Moreover, in FIG. 5A, the control system 232 has determined (i) a first separation distance 570AA between the input color 466A and its closest observable color 362AA, (ii) a second separation distance 570AB between the input color 466B and its closest observable color 362AB, (iii) a third separation distance 570AC between the input color 466C and its closest observable color 362AC, (iv) a fourth separation distance 570AD between the input color 466D and its closest observable color 362AD, and (v) a fifth separation distance 570AE between the input color 466A and its closest observable color 362AE.

Somewhat similarly, in FIG. 5B, the control system 232 has determined (i) a first separation distance 570BA between the input color 466A and its closest observable color 362BA, (ii) a second separation distance 570BB between the input color 466B and its closest observable color 362BB, (iii) a third separation distance 570BC between the input color 466C and its closest observable color 362BC, (iv) a fourth separation distance 570BD between the input color 466D and its closest observable color 362BD, and (v) a fifth separation distance 570BE between the input color 466A and its closest observable color 362BE.

In one non-exclusive example, a small distance can assigned if the input color is close to an observed color, and a large distance will be assigned if there is no close observed color to the input color. The separation distance 570 can be computed by searching for the minimum chromaticity distance between the input color and the closest observable color. In addition, the separation distance 570 for each input color can be scaled based upon the appropriate brightness level of the input color (e.g. the green channel value) to give more weight for brighter colors as they tend to be more reliable than dark colors. The scaling adjustment can be optional and should be evaluated based on the tradeoff between computational complexity and potential gain in illuminant estimation accuracy.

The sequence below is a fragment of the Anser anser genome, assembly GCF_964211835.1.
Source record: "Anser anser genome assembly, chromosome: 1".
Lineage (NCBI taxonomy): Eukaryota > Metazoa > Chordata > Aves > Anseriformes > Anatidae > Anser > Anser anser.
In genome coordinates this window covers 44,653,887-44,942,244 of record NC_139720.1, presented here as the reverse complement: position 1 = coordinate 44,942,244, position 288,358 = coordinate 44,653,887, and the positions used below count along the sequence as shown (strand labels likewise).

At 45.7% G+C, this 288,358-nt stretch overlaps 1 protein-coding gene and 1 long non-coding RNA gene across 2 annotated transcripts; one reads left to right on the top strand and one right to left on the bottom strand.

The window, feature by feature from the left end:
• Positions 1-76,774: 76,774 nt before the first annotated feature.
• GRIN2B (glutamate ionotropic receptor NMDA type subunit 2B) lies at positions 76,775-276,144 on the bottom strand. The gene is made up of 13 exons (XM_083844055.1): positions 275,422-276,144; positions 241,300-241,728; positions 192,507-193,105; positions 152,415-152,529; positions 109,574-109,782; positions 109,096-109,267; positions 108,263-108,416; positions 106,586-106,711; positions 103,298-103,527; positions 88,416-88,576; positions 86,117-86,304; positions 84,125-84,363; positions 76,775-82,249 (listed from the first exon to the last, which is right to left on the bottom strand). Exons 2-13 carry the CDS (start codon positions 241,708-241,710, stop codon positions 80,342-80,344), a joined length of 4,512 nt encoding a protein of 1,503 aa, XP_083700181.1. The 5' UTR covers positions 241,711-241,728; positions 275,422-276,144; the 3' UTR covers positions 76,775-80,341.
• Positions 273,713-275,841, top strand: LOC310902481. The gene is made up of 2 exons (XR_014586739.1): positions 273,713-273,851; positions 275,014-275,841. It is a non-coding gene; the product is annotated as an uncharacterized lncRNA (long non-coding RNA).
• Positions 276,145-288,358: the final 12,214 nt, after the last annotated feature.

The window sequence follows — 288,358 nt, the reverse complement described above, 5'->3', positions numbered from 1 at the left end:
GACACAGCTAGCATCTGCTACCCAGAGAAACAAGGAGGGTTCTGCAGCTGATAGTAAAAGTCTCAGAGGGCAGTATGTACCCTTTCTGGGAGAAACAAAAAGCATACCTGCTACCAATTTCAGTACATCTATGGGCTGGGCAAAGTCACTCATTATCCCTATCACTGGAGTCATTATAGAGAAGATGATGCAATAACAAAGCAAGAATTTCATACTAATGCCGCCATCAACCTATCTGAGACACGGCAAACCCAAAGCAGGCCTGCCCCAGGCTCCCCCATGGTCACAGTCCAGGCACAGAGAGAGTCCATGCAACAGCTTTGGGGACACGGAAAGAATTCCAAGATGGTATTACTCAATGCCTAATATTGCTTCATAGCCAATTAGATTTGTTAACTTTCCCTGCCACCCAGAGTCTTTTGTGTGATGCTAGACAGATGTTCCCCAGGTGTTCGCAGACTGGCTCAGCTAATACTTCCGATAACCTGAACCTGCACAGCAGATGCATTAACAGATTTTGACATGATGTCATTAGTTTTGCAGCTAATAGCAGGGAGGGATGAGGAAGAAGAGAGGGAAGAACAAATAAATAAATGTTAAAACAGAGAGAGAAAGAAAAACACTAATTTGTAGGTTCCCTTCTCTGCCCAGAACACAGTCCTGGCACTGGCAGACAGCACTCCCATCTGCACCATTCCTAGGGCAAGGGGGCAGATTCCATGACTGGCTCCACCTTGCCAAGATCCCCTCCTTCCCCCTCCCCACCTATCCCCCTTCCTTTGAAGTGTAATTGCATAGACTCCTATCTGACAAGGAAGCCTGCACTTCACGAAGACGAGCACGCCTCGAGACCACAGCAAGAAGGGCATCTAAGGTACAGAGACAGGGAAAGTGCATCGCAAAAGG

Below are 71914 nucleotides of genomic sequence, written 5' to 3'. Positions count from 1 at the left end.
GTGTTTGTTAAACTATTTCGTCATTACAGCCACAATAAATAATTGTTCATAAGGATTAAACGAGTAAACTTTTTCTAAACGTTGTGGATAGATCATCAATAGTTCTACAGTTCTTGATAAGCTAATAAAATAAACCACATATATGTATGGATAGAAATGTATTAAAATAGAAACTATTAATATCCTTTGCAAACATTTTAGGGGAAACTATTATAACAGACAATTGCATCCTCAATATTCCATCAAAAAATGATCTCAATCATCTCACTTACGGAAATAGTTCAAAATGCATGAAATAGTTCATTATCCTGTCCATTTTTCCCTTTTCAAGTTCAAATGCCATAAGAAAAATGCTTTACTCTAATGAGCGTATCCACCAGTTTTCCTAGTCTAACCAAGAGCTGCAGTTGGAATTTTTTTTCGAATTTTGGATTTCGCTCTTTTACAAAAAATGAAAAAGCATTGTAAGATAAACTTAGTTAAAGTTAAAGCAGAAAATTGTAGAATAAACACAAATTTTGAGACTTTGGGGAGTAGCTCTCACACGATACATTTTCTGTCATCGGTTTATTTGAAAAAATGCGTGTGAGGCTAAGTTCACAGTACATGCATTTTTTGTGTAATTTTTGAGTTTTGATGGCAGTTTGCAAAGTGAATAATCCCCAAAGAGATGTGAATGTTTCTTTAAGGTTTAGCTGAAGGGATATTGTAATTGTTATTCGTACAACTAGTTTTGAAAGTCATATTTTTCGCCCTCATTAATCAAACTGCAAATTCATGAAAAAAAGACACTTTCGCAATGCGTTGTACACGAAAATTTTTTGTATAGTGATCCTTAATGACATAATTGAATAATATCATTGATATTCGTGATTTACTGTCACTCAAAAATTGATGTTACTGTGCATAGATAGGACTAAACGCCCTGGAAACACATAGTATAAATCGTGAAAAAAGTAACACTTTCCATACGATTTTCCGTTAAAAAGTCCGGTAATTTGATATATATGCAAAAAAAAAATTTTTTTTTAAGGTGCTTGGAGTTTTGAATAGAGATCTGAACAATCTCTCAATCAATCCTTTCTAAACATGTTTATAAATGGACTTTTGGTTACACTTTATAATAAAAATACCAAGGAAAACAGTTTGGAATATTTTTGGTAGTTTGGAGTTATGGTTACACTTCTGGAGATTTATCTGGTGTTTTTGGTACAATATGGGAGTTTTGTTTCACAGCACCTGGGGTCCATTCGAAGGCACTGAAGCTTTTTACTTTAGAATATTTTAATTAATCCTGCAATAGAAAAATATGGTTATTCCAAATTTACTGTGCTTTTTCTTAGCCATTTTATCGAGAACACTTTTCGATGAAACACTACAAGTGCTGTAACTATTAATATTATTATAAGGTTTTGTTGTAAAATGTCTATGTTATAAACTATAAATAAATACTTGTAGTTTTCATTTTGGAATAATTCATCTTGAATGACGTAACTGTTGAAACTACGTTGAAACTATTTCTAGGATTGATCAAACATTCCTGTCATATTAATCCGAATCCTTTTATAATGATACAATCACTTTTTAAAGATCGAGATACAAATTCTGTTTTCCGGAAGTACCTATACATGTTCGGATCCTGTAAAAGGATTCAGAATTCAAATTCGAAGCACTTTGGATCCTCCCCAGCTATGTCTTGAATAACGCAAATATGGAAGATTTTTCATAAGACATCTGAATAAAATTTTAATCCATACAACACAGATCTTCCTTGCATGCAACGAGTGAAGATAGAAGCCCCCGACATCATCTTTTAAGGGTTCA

With this implementation, for example, in FIG. 5A, the control system 232 can determine that (i) the first separation distance 570AA is approximately 0 because the input color 466A overlaps the closest observable color 362AA, (ii) the second separation distance 570AB is approximately 5, (iii) the third separation distance 570AC is approximately 4, (iv) the fourth separation distance 570AD is approximately 10, and (v) the fifth separation distance 570AE is approximately 4.5.

Further, in FIG. 5B, the control system 232 can determine that (i) the first separation distance 570BA is approximately 0 because the input color 466A overlaps the closest observable color 362BA, (ii) the second separation distance 570BB is approximately 0.5 because the input color 466B is very close to the closest observable color 362BB, (iii) the third separation distance 570BC is approximately 2, (iv) the fourth separation distance 570BD is approximately 2, and (v) the fifth separation distance 570BE is approximately 2.

It should be noted that the numbers used as examples for the separation distances used in the previous paragraphs are merely for ease of understanding, and the calculated separation distances can be different than these numbers.

In yet another embodiment, a large distance can be assigned if the input color is close to an observed color and a small distance can be assigned if there is no close observed color to the input color.

FIG. 5C is a chart that includes a matrix of a non-redundant list 571 of input colors and its respective separation distances 570 for a plurality of possible illuminants, including the first possible illuminant 364A and the second possible illuminant 364B.

In this embodiment, the control system 232 determines the separation distance 570 between each input color of the non-redundant set 571 and its closest observable color for each possible illuminant in the illuminant database.